• Reread pages 12–13:
    • Talk about how Cinderella must have been feeling as she danced. Remind the children about Cinderella’s life just a few hours before. Help the children make a list of words to describe how she was feeling.
    • Why do you think Cinderella had forgotten about the clock striking twelve? (A: She was having such a wonderful time.)
    • How do you think she felt when she heard the clock start to strike? Help the children write down the thoughts that were going through her head as she heard this. Use quotation marks to indicate Cinderella’s own words or thoughts. Talk about speech punctuation—the way we show our readers who is talking and what they say.
    • On page 13, what is the clock showing? What do you think the prince felt when Cinderella suddenly ran off? What do you think he thought and felt when he discovered her glass slipper?
  • Reread pages 14–15:
    • Why do you think so many people wanted to try on the glass slipper? (A: Perhaps they all wanted to marry the Prince!)
    • Do you think the prince would have liked to marry one of Cinderella’s sisters? Why not?
    • Look at the illustration closely—what do you think Cinderella is thinking and feeling?
  • Reread age 16:
    • The prince is “so happy” that the slipper fits. What does it feel like to be “so happy”?
    • What do you think Cinderella was feeling when the prince asked her to marry him?
    • Look at the stepmother’s face in the illustration. What do you think she is thinking and feeling? (A: Maybe she is thinking there is some advantage for her in this too!)
  • Shared writing activity:
    • Get the children to retell the events of the story (CCSS, Grade 1: #2), then help them turn this retelling into captions, e.g., “Cinderella is made to do all the work. Her ugly sisters do nothing.” What happens next? “The king’s invitation to the ball arrives.” What happens next? “Cinderella’s fairy godmother gets Cinderella ready for the ball.” What happens next? “Cinderella dances all night with the Prince.”
    • Write each caption for the children on large cards, then divide the children into groups.
    • Give each group a caption, a sheet of art paper each, and suitable art materials. Help them plan and complete their own illustration for each caption (CCSS, Grade 1: #7).
    • Mount their drawings on the wall with the captions in sequence to make a wall story. Prepare a “title page” too. “Cinderella retold by room 4 at Sunshine School. Illustrated by (the children’s names).” Read the story with the children.
    • You might like to share your Cinderella wall story with another class. Congratulations, you are published authors!

Check back frequently for more news of our upcoming teacher's guides—for this series and others!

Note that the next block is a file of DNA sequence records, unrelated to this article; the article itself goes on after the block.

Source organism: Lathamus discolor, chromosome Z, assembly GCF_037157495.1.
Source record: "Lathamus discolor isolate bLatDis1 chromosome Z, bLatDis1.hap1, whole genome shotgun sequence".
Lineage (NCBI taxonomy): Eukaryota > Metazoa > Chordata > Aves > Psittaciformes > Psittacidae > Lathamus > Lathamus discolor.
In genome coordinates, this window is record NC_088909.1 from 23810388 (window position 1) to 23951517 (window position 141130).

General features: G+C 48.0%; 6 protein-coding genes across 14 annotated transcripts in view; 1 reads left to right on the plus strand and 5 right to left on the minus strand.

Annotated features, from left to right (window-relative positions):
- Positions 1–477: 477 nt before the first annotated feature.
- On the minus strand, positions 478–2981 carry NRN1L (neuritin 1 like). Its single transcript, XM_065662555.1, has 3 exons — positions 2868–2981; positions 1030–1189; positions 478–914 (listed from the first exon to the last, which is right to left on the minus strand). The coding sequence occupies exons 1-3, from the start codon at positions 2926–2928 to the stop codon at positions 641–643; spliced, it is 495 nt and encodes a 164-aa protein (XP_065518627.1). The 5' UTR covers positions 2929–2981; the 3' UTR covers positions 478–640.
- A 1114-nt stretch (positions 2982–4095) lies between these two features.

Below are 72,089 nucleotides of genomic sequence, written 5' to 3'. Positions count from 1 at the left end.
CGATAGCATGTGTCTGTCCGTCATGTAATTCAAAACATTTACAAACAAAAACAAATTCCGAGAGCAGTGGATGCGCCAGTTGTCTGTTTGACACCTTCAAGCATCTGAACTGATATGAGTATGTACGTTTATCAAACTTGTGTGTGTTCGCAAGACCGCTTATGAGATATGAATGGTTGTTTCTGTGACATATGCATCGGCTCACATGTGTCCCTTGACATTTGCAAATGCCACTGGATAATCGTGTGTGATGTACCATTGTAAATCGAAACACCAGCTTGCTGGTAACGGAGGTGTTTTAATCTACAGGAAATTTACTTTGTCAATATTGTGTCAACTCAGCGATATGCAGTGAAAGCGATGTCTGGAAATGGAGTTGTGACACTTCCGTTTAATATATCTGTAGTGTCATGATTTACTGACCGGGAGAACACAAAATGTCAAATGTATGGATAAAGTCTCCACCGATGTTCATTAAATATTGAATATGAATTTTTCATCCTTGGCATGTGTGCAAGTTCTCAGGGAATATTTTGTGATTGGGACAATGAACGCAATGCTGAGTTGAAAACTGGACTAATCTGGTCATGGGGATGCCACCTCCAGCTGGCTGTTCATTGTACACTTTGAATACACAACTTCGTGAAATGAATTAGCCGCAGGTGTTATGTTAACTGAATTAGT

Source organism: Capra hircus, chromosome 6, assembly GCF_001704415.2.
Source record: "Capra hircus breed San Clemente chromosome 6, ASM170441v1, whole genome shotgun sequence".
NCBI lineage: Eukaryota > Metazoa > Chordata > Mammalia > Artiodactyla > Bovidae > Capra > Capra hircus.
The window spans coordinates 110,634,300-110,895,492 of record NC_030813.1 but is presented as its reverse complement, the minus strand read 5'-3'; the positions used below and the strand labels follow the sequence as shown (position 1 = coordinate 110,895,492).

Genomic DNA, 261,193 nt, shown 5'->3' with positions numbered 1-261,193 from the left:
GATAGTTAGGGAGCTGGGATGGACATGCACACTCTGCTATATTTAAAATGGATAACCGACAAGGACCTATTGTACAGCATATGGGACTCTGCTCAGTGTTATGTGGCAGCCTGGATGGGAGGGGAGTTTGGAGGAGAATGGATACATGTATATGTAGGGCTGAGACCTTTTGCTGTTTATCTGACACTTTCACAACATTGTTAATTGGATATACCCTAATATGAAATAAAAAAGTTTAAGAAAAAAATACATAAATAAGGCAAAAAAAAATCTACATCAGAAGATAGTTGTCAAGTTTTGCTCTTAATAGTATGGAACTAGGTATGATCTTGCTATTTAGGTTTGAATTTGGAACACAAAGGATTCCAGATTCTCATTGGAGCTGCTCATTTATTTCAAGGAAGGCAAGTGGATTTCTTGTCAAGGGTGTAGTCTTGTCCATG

For more information on Story World Real World, you can click the image to the left below to download a series information sheet with key features, or you can click here to visit our website. Click the image to the right below to download a brochure.

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Topics: Story World, Real World, Lesson Plan, Alan Trussell-Cullen, Teacher's Guides

Using Leveled Books to Teach Literature Standards in Second Grade,  Part 1: Narrative Text

Posted by Geraldine Haggard on Nov 5, 2015 3:30:00 PM

GHaggardbiopicThis is a guest blog post by Dr. Geraldine Haggard, who is a retired teacher, Reading Recovery teacher leader, author, and university teacher. She spent 37 years in the Plano, TX school system. She currently tutors, chairs a committee that gifts books to low-income students, teaches in her church, and serves as a facilitator in a program for grieving children.

The national standards for grade two require the use of the genres of fiction and expository informational texts. In this set of two posts, I use the Story World Real World series, which are paired texts designed for this purpose. The back of each book in the series shows how titles from the series can be paired together to integrate the two types of literature. The purpose of the design of the standards is to develop strategies for reading and scaffolding information from both types of texts. The ability to do this will provide the students with opportunities to develop strategies needed to read and use both fiction and nonfiction as demanded in social studies, science, and other content areas as they study, write, and participate in content subjects in the upper grades.

The two books chosen for this set of posts are The Lion and the Mouse from Story World and Lions from Real World. There are multiple ways to use the books with children with varied independent reading levels.

The labels before each standard begin with "RL.2." and the number of the standard follow. The "RL.2." part means Reading, Literature, Grade 2. The standards are arranged under designated areas of the uses of literature. The standards in this post are based on fiction stories. I’ll go over the informational text standards in Part 2.

KEY IDEAS AND DETAILS

RL.2.1 Ask and answer questions: WHO, WHAT, WHERE, WHEN, WHY, and HOW.

The Lion and the Mouse:

  • Who are the characters in the fable?
  • What are some things each character did?
  • What happened to the lion?